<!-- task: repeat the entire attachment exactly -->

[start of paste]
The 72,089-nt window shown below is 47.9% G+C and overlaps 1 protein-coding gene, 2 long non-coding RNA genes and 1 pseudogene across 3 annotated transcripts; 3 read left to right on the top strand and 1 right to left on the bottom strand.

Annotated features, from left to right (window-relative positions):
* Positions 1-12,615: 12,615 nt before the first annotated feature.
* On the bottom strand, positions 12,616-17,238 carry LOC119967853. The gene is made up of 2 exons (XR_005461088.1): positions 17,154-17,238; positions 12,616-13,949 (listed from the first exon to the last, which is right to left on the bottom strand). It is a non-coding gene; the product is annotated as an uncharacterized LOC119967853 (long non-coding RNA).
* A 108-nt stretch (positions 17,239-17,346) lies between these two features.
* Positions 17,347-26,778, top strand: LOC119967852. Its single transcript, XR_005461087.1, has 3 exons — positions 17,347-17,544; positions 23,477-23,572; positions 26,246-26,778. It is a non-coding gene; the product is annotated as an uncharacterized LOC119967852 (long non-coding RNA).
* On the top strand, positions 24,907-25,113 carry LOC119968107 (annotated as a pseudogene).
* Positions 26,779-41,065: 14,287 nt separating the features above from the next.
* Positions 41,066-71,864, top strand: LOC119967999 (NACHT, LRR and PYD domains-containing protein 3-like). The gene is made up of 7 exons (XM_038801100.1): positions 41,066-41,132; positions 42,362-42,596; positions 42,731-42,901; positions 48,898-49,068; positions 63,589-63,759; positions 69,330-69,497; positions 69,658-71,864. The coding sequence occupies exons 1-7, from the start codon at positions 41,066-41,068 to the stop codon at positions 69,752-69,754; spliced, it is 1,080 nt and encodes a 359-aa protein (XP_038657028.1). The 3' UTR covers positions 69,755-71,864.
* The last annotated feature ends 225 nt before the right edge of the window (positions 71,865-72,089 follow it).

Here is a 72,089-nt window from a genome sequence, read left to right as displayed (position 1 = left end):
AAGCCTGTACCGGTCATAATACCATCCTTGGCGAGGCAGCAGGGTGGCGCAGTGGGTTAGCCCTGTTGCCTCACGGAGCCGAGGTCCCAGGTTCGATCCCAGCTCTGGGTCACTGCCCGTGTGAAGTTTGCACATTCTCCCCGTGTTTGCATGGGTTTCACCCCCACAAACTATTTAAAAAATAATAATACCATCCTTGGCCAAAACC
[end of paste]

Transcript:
The 72,089-nt window shown below is 47.9% G+C and overlaps 1 protein-coding gene, 2 long non-coding RNA genes and 1 pseudogene across 3 annotated transcripts; 3 read left to right on the top strand and 1 right to left on the bottom strand.

Annotated features, from left to right (window-relative positions):
* Positions 1-12,615: 12,615 nt before the first annotated feature.
* On the bottom strand, positions 12,616-17,238 carry LOC119967853. The gene is made up of 2 exons (XR_005461088.1): positions 17,154-17,238; positions 12,616-13,949 (listed from the first exon to the last, which is right to left on the bottom strand). It is a non-coding gene; the product is annotated as an uncharacterized LOC119967853 (long non-coding RNA).
* A 108-nt stretch (positions 17,239-17,346) lies between these two features.
* Positions 17,347-26,778, top strand: LOC119967852. Its single transcript, XR_005461087.1, has 3 exons — positions 17,347-17,544; positions 23,477-23,572; positions 26,246-26,778. It is a non-coding gene; the product is annotated as an uncharacterized LOC119967852 (long non-coding RNA).
* On the top strand, positions 24,907-25,113 carry LOC119968107 (annotated as a pseudogene).
* Positions 26,779-41,065: 14,287 nt separating the features above from the next.
* Positions 41,066-71,864, top strand: LOC119967999 (NACHT, LRR and PYD domains-containing protein 3-like). The gene is made up of 7 exons (XM_038801100.1): positions 41,066-41,132; positions 42,362-42,596; positions 42,731-42,901; positions 48,898-49,068; positions 63,589-63,759; positions 69,330-69,497; positions 69,658-71,864. The coding sequence occupies exons 1-7, from the start codon at positions 41,066-41,068 to the stop codon at positions 69,752-69,754; spliced, it is 1,080 nt and encodes a 359-aa protein (XP_038657028.1). The 3' UTR covers positions 69,755-71,864.
* The last annotated feature ends 225 nt before the right edge of the window (positions 71,865-72,089 follow it).

Here is a 72,089-nt window from a genome sequence, read left to right as displayed (position 1 = left end):
AAGCCTGTACCGGTCATAATACCATCCTTGGCGAGGCAGCAGGGTGGCGCAGTGGGTTAGCCCTGTTGCCTCACGGAGCCGAGGTCCCAGGTTCGATCCCAGCTCTGGGTCACTGCCCGTGTGAAGTTTGCACATTCTCCCCGTGTTTGCATGGGTTTCACCCCCACAAACTATTTAAAAAATAATAATACCATCCTTGGCCAAAACC